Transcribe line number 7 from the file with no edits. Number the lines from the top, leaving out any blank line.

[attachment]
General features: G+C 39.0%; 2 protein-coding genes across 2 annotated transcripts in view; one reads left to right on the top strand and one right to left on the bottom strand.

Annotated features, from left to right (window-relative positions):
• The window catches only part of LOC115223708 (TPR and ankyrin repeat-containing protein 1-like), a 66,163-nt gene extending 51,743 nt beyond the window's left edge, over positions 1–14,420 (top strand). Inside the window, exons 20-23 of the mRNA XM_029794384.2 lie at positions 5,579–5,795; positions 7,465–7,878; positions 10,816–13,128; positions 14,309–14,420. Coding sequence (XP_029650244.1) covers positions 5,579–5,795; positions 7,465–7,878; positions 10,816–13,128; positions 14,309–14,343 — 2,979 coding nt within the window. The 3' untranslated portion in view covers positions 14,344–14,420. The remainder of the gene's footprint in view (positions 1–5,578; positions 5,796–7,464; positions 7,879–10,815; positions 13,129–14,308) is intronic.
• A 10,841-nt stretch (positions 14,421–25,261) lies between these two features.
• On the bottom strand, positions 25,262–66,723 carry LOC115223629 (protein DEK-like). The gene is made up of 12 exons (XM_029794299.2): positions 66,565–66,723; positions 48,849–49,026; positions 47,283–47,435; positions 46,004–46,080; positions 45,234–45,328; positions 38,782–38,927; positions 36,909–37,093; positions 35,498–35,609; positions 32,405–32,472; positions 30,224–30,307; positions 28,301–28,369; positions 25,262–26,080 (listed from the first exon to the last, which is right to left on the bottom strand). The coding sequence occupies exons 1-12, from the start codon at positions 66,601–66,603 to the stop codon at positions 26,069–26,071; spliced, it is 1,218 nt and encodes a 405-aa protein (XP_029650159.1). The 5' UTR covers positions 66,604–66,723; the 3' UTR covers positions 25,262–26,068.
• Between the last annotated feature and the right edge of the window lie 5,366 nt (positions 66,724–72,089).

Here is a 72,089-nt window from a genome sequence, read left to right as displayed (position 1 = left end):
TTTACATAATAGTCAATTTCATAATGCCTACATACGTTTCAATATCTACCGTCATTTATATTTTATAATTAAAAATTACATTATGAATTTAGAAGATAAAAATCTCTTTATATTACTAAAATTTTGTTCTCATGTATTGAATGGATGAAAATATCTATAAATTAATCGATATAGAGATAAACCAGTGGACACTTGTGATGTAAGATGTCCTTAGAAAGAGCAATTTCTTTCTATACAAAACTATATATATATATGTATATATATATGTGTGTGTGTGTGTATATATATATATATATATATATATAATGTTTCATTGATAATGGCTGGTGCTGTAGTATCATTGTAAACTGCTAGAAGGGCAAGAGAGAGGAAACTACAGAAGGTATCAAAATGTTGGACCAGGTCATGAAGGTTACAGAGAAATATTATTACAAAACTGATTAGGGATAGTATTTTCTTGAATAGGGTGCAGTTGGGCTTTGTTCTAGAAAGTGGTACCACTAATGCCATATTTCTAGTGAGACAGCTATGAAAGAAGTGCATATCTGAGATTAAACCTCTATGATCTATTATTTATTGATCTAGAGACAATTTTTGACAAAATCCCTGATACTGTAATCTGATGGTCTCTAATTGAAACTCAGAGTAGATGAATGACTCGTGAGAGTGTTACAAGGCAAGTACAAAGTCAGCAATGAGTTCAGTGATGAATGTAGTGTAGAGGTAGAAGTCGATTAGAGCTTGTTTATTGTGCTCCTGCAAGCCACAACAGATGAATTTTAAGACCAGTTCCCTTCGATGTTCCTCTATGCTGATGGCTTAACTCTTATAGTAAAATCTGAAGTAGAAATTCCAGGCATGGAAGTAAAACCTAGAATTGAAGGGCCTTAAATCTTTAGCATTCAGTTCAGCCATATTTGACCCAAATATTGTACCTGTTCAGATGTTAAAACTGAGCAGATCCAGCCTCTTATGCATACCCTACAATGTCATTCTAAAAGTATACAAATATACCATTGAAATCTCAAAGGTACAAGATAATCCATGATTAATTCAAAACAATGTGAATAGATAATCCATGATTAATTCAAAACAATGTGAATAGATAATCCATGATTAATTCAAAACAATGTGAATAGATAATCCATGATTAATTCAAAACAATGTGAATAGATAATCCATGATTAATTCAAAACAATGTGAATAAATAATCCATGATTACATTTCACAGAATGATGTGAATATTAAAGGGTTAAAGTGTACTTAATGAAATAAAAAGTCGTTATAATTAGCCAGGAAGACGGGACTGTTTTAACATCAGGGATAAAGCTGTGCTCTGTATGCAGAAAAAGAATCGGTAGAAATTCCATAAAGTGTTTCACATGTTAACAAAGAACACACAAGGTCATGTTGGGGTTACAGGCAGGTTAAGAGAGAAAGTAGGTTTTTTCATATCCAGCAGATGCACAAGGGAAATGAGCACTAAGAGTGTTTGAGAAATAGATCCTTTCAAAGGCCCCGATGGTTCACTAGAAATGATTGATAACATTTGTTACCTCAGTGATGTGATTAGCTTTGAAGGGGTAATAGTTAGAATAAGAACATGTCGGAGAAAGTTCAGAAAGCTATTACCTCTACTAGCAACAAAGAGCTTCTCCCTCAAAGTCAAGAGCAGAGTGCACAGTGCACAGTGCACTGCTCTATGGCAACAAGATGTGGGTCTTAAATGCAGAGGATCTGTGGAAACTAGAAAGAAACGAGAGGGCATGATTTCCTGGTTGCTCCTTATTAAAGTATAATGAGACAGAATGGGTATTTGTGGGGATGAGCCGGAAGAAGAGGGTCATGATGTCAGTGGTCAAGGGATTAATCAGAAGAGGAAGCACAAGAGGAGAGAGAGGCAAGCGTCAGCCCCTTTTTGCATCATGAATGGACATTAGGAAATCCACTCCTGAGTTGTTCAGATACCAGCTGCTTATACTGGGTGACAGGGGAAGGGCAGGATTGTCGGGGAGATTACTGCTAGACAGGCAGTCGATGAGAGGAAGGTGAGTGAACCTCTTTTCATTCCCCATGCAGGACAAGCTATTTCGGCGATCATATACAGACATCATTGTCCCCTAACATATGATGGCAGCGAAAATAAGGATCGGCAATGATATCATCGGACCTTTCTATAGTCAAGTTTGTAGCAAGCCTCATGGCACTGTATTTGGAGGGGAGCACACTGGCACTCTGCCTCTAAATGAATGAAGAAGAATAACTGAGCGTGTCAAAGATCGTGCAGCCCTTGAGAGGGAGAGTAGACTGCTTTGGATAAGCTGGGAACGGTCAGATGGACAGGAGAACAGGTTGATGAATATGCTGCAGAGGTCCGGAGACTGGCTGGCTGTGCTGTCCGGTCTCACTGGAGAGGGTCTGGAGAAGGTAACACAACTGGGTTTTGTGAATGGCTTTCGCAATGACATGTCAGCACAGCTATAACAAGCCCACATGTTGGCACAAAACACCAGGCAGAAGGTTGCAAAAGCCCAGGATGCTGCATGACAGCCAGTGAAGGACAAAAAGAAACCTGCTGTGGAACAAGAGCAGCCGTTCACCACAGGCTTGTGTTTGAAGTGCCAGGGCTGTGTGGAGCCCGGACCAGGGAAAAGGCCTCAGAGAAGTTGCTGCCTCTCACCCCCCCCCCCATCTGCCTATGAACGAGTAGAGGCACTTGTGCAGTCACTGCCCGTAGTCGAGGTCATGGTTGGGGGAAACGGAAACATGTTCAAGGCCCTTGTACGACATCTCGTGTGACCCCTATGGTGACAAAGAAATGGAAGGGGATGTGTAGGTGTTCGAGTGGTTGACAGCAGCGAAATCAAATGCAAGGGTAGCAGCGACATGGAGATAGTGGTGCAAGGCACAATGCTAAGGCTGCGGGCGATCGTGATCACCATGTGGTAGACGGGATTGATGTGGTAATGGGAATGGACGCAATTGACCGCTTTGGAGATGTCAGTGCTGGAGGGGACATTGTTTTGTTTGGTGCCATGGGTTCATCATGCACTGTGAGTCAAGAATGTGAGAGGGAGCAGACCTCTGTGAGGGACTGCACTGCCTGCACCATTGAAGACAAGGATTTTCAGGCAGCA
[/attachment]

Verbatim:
Here is a 72,089-nt window from a genome sequence, read left to right as displayed (position 1 = left end):